Snoop Lion: Old Dogg, New Tricks from the World’s Most Recognizable Gangsta Rapper

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Ian Burrell writes: “What’s my mutherf***in’ name?” drawled Snoop Doggy Dogg in the debut single from his debut album Doggystyle in 1993. The question is as pertinent as ever.  Having previously truncated his moniker to Snoop Dogg, the world’s most recognizable gangsta rapper upgraded to Snoop Lion to reflect his surprising conversion to the ideology of Rastafarianism. But he kept the Snoop bit, derived from his childhood resemblance to the dog Snoopy in the cartoon strip Peanuts.”

Snoop Doggy Dogg. Scooby Dooby Doo. There has always been an element of caricature to his profile, even when he was associated with the notorious Death Row records. The covers to his early releases were illustrated by canine cartoon images drawn by the artist Joe Cool. This childishness, together with the smoothness of Snoop’s verbal delivery, helped to soften the aggression of his thuggish lyrics and created a global superstar. This week he releases his first reggae album, Reincarnated, to reflect his Rasta transformation. “I was at the forefront of the most violent time in hip-hop. I was young. I was fly. I was pretty. I was flamboyant. I was the greatest of all time,” he says, evoking the bravura of America’s greatest ever sportsman and another religious convert. “But I’m reckless at times and that’s what forced me to find a new path and I chose to be peaceful.” The words are taken from a new documentary – mostly filmed in Jamaica and also called Reincarnated. Made by the youth publisher Vice, it was launched at the Toronto Film Festival. Snoop’s conversion is having a multimedia launch.

At the age of 41, this married father of three children is apparently ready to leave his mack daddy days behind and embrace a new philosophy. So is this Snoop’s coming of age? Can we take him seriously? For Rastafarianism is a serious practice, rooted in Bible study, meditation and a strict diet. “Smoking weed and loving Bob Marley and reggae music is not what defines the Rastafari indigenous culture,” Snoop was recently warned by the Ethio-Africa Diaspora Union Millennium Council in an angry letter apparently prompted by the former pimp’s loose language in recent interviews promoting his new record.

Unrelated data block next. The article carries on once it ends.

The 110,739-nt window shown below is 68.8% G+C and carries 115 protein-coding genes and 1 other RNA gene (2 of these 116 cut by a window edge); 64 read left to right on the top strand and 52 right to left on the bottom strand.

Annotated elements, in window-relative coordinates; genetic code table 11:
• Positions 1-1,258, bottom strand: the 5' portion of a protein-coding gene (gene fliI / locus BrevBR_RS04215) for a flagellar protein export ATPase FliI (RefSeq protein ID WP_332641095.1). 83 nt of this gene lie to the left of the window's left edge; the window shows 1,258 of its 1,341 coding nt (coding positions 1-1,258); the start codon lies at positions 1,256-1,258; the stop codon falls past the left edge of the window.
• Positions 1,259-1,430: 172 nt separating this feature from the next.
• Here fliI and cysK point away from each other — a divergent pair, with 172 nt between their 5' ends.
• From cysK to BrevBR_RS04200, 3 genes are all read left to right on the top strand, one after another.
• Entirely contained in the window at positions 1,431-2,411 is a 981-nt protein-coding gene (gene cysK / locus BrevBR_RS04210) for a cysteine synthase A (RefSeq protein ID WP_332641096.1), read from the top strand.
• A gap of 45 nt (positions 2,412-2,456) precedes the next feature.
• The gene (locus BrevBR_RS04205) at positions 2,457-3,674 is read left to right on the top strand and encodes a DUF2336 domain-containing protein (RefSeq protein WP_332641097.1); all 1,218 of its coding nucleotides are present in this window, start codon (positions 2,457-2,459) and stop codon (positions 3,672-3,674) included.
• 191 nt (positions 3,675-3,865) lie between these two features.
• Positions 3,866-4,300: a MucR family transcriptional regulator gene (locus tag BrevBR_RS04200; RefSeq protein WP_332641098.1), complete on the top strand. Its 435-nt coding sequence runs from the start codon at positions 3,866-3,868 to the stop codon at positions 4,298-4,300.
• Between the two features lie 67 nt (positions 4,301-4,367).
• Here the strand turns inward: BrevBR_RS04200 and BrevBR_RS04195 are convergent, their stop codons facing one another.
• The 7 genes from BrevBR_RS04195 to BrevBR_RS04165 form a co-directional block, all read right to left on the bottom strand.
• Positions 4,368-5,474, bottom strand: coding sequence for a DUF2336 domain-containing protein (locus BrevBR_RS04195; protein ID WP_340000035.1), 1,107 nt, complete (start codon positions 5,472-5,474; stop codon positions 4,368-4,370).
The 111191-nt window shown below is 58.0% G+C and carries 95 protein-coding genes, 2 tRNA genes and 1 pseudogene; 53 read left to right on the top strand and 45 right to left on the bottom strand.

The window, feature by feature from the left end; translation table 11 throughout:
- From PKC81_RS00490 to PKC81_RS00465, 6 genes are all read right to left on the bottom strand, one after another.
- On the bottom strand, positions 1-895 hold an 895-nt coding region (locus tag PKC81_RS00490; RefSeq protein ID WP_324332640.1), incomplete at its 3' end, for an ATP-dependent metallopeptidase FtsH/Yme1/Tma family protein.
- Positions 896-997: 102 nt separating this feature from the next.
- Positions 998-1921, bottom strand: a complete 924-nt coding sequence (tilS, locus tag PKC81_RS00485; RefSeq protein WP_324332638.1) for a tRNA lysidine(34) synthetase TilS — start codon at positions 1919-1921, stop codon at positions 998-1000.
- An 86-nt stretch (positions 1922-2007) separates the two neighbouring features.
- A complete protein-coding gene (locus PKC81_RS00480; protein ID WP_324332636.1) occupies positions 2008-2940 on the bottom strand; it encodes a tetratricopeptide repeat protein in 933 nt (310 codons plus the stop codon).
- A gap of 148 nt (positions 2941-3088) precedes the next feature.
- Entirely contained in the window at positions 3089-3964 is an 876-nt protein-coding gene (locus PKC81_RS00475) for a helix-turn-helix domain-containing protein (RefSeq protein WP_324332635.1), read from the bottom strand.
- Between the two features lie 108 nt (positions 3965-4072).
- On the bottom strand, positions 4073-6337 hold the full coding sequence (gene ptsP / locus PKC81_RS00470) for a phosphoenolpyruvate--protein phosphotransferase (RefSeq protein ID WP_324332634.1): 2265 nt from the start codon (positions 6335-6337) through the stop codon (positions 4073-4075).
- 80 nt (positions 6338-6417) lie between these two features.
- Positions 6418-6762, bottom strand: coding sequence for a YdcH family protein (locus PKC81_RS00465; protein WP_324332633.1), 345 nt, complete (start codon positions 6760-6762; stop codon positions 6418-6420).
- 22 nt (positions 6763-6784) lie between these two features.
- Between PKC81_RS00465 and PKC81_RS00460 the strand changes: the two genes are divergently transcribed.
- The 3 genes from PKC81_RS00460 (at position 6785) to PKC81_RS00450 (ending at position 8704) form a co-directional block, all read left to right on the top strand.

More damagingly for someone who is trying to begin a fresh career as a reggae artist, Bunny Wailer – the genre’s greatest living icon and a practising Rasta – has denounced the American as an imposter, accusing him of “outright fraudulent use of Rastafari community’s personalities and symbolism”. The morals of hip-hop are often confused, but “keeping it real” is a requisite trait. “I’ve always been me. I’ve never faked the funk,” Snoop protested recently. He evolved into Snoop Lion following a visit to a temple of the Rastafarian Nyahbinghi Order in Jamaica.

Snoop’s given name was hardly lacking in resonance. Calvin Cordozar Broadus Jnr grew up in Long Beach, California, in a neighbourhood infested with the Crip gangsters whom he would later reference in his music. [. . .]

Snoop is not renowned as a wordsmith, though lyric writing is a key attribute in a rapper. The quality of his output between his debut album and Reincarnated is variable. He has struggled to convince some fans that he can work independently of Dre. (His work on the 2001 Dre anthem “Still D.R.E.” was another career highlight.) But he is admired and liked by his peers where jealousies can have deadly consequences. “You might not realise how extensive and hot Snoop’s body of work is until you go to a concert and start hearing all of those hits back to back,” said the rapper Kool Moe Dee of Snoop’s live performances. [. . .]

For full article, see http://www.independent.co.uk/news/people/profiles/snoop-lion-old-dogg-new-tricks-from-the-worlds-most-recognisable-gangsta-rapper-8580837.html

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